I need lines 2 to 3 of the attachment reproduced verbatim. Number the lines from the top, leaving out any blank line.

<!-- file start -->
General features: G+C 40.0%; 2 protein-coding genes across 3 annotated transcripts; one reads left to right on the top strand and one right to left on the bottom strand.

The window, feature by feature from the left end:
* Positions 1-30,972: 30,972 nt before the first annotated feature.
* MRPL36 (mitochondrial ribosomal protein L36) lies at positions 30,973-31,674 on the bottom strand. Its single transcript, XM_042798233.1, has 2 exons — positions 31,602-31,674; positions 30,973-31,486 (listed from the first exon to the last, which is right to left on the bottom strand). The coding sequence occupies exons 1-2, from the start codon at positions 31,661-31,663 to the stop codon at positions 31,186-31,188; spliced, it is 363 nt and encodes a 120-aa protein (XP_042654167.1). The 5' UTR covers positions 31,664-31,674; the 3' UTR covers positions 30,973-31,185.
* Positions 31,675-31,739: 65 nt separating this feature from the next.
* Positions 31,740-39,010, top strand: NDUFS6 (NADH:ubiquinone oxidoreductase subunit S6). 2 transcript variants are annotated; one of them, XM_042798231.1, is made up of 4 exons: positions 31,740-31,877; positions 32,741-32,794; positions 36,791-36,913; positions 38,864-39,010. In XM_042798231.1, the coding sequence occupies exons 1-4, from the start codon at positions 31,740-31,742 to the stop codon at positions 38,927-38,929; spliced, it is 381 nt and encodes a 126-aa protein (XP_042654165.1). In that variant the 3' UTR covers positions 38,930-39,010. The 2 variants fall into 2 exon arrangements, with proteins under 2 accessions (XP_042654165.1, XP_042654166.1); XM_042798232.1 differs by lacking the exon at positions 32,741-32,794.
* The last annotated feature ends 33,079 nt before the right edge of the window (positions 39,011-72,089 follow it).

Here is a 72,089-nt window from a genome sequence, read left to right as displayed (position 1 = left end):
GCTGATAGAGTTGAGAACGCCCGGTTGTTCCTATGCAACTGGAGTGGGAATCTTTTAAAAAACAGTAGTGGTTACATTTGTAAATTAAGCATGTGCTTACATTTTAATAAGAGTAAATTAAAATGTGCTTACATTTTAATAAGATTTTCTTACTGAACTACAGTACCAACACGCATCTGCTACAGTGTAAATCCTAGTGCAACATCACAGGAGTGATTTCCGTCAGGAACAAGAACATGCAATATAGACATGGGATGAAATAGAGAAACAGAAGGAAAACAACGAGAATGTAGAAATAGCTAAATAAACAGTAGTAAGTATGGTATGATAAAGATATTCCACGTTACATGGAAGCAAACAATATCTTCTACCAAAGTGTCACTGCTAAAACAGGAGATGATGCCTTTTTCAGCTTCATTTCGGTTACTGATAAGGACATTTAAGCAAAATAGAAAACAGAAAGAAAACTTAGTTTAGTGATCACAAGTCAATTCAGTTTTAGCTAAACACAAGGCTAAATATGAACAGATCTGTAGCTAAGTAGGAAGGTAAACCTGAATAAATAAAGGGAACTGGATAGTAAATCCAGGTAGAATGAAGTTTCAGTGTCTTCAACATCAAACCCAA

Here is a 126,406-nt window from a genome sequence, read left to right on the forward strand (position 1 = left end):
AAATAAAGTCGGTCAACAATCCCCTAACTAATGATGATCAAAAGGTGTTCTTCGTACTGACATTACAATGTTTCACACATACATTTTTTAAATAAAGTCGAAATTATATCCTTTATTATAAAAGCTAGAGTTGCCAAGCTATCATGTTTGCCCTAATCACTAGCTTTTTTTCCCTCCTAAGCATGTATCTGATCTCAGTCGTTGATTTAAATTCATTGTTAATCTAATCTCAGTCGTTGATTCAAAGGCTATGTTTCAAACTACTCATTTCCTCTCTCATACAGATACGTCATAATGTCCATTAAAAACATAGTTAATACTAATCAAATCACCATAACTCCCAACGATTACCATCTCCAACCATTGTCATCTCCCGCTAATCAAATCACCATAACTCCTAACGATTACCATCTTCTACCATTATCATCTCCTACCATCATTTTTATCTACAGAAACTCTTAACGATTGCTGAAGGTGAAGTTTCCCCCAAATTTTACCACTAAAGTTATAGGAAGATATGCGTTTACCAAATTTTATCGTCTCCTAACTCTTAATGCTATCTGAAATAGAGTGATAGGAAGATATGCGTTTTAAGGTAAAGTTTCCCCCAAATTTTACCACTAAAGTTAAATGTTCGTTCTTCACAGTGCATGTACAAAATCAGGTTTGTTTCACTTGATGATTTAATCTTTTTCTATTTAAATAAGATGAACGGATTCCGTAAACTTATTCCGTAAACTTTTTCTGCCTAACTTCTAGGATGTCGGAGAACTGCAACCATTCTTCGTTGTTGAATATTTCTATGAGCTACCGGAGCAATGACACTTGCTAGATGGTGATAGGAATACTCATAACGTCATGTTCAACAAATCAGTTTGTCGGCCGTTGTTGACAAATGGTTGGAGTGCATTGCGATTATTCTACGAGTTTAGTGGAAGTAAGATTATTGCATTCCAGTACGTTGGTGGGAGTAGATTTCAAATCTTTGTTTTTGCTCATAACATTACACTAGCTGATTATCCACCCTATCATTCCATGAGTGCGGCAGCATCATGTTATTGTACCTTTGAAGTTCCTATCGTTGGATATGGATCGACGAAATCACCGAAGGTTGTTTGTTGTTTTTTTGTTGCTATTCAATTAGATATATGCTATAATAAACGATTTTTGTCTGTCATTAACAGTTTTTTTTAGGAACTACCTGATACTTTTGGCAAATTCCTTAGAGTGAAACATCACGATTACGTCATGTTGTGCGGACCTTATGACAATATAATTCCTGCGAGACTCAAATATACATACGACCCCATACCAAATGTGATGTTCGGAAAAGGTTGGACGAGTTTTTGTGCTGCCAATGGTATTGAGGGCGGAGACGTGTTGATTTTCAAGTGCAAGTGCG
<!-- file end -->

The window, feature by feature from the left end:
* Positions 1-30,972: 30,972 nt before the first annotated feature.